Climate Change in New York State: Updating the 2011 ClimAID Climate Risk Information NYSERDA Report
Prepared for the New York State Energy Research and Development Authority (NYSERDA), this 2014 report updates the climate risks analyzed in the agency's 2011 ClimAID adaptation report providing improved climate change impact projections for New York State’s temperature, precipitation, sea level rise, and extreme weather events. This information, essential for advancing the state’s climate impact and adaptation assessments, and is a refinement of the 2011 ClimAID projections, amplifying the message of the original report.
The 2011 Integrated Assessment for Effective Climate Change Adaptation Strategies in New York State (also known as "ClimAID") describes climate change impacts and adaptation strategies for eight sectors in New York including water resources, coastal zones, ecosystems, agriculture, energy, transportation, public health and telecommunications. This updated assessment of climate impacts to the state provides more accurate and localized data for refining decision-making and adaptation planning.
Compared to the 2011 report, this 2014 Update uses improved, higher-resolution climate models (Coupled Model Intercomparison Project Phase 5, CMIP5) and more flexible emissions scenarios (Representative Concentration Pathways, RCPs) from the Intergovernmental Panel on Climate Change Fifth Assessment Report (IPCC AR5). With more powerful computing, the 2014 updated projections are based on 35 climate models, compared to the original 16 used in the 2011 report. The results of the advanced analyses presented in this update are generally consistent with the 2011 ClimAID projections with the changes in updated values considered small relative to the uncertainties involved in long-term projections.
Quantitative and qualitative projections are provided to the year 2100 for temperature, precipitation, sea level, and extreme events, such as heat waves, flooding, and storm surge in this update - (the 2011 ClimAID Report projected to the 2080s).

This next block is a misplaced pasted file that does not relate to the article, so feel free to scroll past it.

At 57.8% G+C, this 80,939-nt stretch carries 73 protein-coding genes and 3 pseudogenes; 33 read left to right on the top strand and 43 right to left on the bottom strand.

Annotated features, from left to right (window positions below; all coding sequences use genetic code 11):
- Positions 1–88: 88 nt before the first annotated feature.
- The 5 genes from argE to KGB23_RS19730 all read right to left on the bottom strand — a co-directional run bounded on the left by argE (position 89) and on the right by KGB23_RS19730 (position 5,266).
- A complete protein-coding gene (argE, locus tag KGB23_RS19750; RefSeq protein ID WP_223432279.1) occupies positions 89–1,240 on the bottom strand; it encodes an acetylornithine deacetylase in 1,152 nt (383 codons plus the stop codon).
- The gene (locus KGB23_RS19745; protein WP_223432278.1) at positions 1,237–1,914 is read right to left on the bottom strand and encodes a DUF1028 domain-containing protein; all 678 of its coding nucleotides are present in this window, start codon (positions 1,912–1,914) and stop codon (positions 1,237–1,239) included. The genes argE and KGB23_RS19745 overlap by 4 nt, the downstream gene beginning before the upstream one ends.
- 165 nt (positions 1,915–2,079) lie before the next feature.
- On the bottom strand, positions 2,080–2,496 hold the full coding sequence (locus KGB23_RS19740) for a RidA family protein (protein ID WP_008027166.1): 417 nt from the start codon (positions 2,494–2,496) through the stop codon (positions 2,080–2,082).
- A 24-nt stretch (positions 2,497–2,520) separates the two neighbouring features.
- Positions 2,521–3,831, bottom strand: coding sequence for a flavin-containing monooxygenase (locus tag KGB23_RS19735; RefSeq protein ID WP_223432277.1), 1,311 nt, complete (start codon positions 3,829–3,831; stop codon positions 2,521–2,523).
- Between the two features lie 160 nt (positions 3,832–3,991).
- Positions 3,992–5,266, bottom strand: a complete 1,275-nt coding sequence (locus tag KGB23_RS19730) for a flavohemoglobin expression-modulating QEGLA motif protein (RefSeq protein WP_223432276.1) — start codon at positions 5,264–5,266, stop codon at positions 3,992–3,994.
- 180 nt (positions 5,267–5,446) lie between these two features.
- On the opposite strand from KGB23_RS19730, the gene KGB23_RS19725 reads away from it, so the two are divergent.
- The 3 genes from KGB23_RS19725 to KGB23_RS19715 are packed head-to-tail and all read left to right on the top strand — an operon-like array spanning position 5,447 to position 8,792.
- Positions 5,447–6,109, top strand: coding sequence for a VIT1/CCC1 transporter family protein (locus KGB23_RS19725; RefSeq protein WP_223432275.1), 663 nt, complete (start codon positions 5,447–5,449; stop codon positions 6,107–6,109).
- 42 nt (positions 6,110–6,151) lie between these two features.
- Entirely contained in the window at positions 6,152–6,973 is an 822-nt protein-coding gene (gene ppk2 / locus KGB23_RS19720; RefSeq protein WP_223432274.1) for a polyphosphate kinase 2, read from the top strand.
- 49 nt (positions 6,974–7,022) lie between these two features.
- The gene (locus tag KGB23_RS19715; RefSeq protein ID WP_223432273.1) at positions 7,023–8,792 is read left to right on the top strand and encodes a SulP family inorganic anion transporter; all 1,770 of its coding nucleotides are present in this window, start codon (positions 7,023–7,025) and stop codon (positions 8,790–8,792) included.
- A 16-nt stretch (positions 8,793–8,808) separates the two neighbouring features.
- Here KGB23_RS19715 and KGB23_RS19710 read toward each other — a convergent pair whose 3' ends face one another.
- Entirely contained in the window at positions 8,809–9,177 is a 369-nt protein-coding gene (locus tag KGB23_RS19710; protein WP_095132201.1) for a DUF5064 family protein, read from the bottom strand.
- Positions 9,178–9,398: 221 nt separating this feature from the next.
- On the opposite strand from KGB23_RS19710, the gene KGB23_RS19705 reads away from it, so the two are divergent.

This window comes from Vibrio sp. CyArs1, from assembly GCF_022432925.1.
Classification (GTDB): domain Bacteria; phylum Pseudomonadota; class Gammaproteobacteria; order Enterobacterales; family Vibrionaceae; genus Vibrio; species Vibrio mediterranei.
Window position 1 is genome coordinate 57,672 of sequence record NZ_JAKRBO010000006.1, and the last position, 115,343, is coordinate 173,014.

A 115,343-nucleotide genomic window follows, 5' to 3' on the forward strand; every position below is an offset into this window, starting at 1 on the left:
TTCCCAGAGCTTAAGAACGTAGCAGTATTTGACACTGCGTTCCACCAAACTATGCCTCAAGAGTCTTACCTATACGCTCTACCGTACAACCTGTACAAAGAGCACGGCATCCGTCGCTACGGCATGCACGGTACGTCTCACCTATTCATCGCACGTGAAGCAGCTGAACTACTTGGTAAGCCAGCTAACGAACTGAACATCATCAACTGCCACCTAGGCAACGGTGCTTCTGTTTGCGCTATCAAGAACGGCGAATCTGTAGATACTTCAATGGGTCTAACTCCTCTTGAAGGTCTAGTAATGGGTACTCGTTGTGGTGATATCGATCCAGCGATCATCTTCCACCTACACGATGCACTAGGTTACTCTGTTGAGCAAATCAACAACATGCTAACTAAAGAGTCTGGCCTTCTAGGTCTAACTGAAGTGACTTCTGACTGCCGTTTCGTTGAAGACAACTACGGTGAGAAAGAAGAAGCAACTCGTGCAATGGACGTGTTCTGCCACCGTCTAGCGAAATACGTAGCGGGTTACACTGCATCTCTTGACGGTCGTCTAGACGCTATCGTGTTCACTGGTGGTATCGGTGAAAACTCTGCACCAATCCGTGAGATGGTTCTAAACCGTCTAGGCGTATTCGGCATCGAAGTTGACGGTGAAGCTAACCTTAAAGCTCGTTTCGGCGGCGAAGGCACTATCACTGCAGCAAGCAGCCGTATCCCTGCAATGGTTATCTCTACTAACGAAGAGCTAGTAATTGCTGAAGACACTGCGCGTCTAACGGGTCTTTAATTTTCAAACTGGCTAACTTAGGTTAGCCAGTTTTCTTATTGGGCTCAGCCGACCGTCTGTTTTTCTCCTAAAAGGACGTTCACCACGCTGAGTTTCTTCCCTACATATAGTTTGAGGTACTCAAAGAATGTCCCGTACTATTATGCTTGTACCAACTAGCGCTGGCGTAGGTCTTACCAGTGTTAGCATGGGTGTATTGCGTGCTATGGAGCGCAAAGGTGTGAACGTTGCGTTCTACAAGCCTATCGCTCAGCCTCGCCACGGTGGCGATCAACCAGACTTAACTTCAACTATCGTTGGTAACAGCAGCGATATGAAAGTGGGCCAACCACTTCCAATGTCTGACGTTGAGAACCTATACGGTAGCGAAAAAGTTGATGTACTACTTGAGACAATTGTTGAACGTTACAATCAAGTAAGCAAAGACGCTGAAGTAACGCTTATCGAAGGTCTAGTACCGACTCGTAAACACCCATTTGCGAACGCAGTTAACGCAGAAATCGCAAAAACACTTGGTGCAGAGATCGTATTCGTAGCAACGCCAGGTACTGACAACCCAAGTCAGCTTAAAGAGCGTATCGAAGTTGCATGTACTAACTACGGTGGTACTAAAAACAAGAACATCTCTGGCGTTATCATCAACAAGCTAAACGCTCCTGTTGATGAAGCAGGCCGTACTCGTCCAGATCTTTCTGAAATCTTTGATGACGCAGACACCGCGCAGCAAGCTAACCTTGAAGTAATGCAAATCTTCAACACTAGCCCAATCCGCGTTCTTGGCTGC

As described in the report:
- Sea level along New York’s coast is projected to rise by 3-8 inches by the 2020s, 9-21 inches by the 2050s, 14-39 inches by the 2080s, and 18-50 inches by 2100.
- Average annual temperatures across New York State are projected to increase by 2.0–3.4°F by the 2020s, 4.1–6.8°F by the 2050s, 5.3–10.1°F by the 2080s, and 5.8-11.9°F by 2100.
- Regional precipitation is projected to increase by 1-8% by the 2020s, 3-12% by the 2050s, 4-15% by the 2080s and 1-21% by 2100, with these annual changes considered small relative to the increasing year-to-year variability of precipitation patterns.
Northern parts of the state are expected to experience the greatest increases in both temperature and precipitation changes. Additionally, the total number of hot days and frequency and duration of heat waves is expected to increase. Extreme cold events are expected to decrease. The frequency, intensity, and duration of both extreme precipitation events and coastal flooding are expected to increase. Updated prediction values for these extreme events are presented in Tables 5 and 6 of this report.
Publication Date: September 2014
Authors or Affiliated Users:
- Radley Horton
- Daniel Bader
- Arthur DeGaetano
- William Solecki
- Responding to Climate Change in New York State: ClimAID Integrated Assessment for Effective Climate Change Adaptation - Synthesis Report
- Climate science
- Air temperature
- Precipitation changes
- Sea-level rise